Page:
Ultimately, FANTASTIC TELEVISION fared well for me at the bookstores and with most mainstream critics.  It did, of course, have the built-in advantage of being the first tome on this colorful subject, which at least made it novel.  Guess I’ll always be touched when a fan tells me how much he enjoyed tearing through a dog-eared copy way back when.  Lord, that’s exactly how I felt about Clarens’ book: a very special, uniquely personal relationship that’s kind of hard to explain.  Guess FT was mostly a case of me saying, “Stand up and be counted, true believers.  We love these fantastic shows, and they’ve been ignored and misjudged for far too long.  Let’s REVEL in all aspects of them, together!”

Yes, Virginia, there IS (or was) a hardcover edition of FANTASTIC TELEVISION.  They were pretty rare, but did get into the marketplace.
The book bounced around for a number of years, then resurfaced in England during the early ‘90s with this fanciful cover (front and back).  Pretty wild. 


Will FANTASTIC TELEVISION ever return?  A few years ago I would have said, “no way!,” but now…  My publishing company Fantastic Press (I’m partnered with IDW) was actually created to capture the original FT essence, but with a 21st Century edge, providing a series of brand new trade paperbacks dealing with films, television, and the popular arts.  Perhaps, coming full circle, I’ll re-visit the very specific genre that got me started in the book business 35 years ago.  TOP 100 FANTASTIC TELEVISION SHOWS?  Why the hell not!
Steve Chorney’s cover for TOP 100 SCI-FI MOVIES, from Fantastic Press, available in bookstores and on the web in late April/early May.

29 comments:

  1. Carlos Clarens' book had a big influence on me also. For years, after viewing a film on TV, I would mark it in Clarens' book with a grade.

    I also still have my copy of FANTASIC TELEVISION and I think Gary's idea of a book titled, TOP 100 FANTASTIC TELEVISION SHOWS is a great idea.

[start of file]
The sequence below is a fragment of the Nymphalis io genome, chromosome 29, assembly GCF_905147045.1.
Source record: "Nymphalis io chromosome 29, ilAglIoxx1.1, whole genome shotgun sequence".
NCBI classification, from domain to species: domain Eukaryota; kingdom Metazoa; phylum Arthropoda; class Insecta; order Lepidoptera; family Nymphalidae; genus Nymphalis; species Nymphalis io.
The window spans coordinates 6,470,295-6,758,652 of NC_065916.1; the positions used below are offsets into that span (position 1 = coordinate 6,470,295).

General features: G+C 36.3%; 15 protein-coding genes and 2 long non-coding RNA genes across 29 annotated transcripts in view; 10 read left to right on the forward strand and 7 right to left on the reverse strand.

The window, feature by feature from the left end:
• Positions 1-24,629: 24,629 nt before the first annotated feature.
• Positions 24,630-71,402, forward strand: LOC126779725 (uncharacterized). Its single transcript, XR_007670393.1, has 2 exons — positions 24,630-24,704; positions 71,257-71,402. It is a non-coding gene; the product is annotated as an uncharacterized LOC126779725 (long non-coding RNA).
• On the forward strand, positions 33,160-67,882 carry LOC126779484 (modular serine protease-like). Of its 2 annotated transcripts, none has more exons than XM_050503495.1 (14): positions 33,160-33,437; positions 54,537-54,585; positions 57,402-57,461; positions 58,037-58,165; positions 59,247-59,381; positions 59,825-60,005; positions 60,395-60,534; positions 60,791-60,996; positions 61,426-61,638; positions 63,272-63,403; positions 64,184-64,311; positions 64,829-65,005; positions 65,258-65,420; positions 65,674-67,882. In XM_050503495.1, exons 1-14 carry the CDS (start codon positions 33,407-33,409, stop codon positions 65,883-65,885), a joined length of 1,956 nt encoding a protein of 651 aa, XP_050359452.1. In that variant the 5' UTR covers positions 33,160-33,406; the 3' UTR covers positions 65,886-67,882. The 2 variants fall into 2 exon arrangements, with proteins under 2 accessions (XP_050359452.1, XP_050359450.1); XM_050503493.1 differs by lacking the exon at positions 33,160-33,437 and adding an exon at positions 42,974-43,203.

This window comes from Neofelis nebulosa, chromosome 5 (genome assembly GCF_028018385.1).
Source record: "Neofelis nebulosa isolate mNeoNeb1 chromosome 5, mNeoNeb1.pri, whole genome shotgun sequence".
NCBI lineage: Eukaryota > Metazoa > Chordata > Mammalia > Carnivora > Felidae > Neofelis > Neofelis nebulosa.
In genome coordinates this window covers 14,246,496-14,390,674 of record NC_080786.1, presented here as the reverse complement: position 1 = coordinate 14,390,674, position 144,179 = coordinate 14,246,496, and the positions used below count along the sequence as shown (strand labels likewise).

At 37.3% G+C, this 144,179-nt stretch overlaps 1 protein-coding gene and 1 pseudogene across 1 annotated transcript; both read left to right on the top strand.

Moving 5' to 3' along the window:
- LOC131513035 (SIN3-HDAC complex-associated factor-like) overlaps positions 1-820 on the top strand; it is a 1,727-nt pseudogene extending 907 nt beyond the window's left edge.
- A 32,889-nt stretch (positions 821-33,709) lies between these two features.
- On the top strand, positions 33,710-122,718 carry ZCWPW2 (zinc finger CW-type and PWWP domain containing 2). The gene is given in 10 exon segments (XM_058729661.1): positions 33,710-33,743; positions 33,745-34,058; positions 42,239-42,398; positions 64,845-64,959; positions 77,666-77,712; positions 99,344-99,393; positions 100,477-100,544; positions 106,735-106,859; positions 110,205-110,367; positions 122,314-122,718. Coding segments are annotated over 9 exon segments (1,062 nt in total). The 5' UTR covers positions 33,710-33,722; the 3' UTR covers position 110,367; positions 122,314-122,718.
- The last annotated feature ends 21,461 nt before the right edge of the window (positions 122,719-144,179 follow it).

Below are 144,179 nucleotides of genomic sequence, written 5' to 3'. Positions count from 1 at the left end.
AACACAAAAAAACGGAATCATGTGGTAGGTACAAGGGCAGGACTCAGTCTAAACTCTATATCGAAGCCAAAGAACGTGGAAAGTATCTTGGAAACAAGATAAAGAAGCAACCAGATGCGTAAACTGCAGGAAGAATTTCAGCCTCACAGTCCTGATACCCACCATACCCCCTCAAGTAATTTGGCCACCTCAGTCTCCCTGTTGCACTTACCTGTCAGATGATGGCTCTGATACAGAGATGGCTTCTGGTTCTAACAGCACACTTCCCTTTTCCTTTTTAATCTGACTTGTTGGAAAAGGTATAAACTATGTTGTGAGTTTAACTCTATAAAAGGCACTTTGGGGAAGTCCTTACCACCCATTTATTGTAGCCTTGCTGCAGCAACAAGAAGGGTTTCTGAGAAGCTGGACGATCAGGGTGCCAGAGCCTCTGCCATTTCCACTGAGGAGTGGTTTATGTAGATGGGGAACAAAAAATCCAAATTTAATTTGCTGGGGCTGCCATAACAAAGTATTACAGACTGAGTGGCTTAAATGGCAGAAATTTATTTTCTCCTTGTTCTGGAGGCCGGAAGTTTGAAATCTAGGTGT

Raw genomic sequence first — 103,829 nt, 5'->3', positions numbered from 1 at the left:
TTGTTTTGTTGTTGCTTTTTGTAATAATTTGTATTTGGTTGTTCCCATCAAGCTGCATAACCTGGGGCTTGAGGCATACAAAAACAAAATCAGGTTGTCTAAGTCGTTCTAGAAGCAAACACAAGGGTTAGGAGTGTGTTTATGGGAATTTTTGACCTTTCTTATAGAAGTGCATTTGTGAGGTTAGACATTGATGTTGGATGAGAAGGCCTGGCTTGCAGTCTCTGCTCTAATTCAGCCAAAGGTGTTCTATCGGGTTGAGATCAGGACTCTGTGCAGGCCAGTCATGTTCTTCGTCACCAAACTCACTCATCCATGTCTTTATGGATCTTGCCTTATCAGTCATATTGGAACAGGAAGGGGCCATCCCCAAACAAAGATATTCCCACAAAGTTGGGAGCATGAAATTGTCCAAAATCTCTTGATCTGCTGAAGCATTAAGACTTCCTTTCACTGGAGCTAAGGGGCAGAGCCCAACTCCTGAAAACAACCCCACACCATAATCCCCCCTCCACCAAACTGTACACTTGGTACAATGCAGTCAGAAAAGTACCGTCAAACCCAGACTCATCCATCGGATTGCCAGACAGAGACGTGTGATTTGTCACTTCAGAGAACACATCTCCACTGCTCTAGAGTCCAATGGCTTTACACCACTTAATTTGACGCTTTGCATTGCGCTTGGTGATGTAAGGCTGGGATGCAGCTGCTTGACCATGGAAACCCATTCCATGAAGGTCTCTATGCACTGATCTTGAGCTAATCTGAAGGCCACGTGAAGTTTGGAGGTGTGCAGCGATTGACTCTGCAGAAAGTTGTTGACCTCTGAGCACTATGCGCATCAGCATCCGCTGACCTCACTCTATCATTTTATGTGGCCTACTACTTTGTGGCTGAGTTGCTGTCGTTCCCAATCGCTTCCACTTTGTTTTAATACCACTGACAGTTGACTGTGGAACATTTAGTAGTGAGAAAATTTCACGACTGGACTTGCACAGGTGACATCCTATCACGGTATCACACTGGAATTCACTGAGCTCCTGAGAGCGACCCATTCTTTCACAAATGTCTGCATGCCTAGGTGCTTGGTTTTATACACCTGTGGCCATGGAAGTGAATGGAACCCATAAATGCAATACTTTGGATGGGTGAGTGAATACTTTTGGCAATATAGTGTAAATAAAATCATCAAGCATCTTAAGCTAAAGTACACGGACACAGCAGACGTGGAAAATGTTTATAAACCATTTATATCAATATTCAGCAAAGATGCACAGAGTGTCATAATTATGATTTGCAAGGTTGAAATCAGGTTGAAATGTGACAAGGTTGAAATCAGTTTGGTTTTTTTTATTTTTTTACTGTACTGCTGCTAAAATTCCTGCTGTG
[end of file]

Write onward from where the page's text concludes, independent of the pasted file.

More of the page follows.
Which brings me to TOP 100 HORROR MOVIES by Gerani, which I recently received in the mail. Amazon has it on sale heavily discounted from the $25 cover price. I paid only $16.47 with no tax and no shipping fee(you have to order $25 or more). This book just was published and the companion volume, TOP 100 SCI FI MOVIES, will soon be out also.

    Usually I find many choices that I disagree with in any list of 100 best movies. Not this time. Sure there are some I would not have picked but the vast majority of Gary's choices I agree with. The book is large sized, 8 1/2 by 11 and almost 200 slick pages. Most films get 2 pages of coverage, which consists of "Who Made It", "What It's About", and "Why It's Important", which I find to be the most interesting segment. 600 photos!

    I highly recommend this book and urge all OUTER LIMITS fans buy it. We have all read Gary's comments on this website and this book is more of the same interesting observations.

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  2. An updated version of FANTASTIC TELEVISION would be great for the new generations of fans, though a ton of work to compile.

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  3. I vividly recall seeing a TV commercial for Fantastic Television on channel 11 and going to the bookstore as soon as possible right after that. I think the ad was on NYC's channel 11 during The Odd Couple one weeknight. I had been devouring Don Rosa's episode guides in the RBCC and was thrilled to have a book of the guides. I read it so often that it eventually fell apart, but boy how I loved that book. Thanks Gary!

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  4. Thanks so much, Walker! Glad you enjoyed TOP 100 HORROR MOVIES. Yep, those are my picks, and I did my best to explain why I felt they were significant and worthy of inclusion. Actually, they are all cool movies, however you rank them. Revisiting some I hadn't seen in years (KWAIDAN, for instance) was a real pleasure. And I can't say enough about cover artist Steve Chorney's skills. Most publishers today insist that movie books have photos on the cover; but IDW (the outfit I'm partnered with) is a graphic novel/comics company, so they were more open to the idea of a beautiful rendering being front-and-center. Anyway... Thanks again for the kind comments, Walker, and take care!

    And Robert - yeah, a new FANTASTIC TELEVISION would be another avalanche of work. But all of these books are pretty demanding, so who knows?

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  5. Yes, there WAS a FANTASTIC TELEVISION commercial that ran in New York! I was living with my girlfriend Casey at the time, and we both watched it during a telecast of THE INDESTRUCTIBLE MAN on Channel 5's CREATURE FEATURES on a Saturday afternoon. Now that was a kick. I'm not surprised Ch. 11 ran it late-night during the week, especially since STAR TREK used to follow ODD COUPLE (if memory serves). And you're right... RBCC was the first place I saw a published episode guide for a TV series. Those guys were the true forerunners of the form...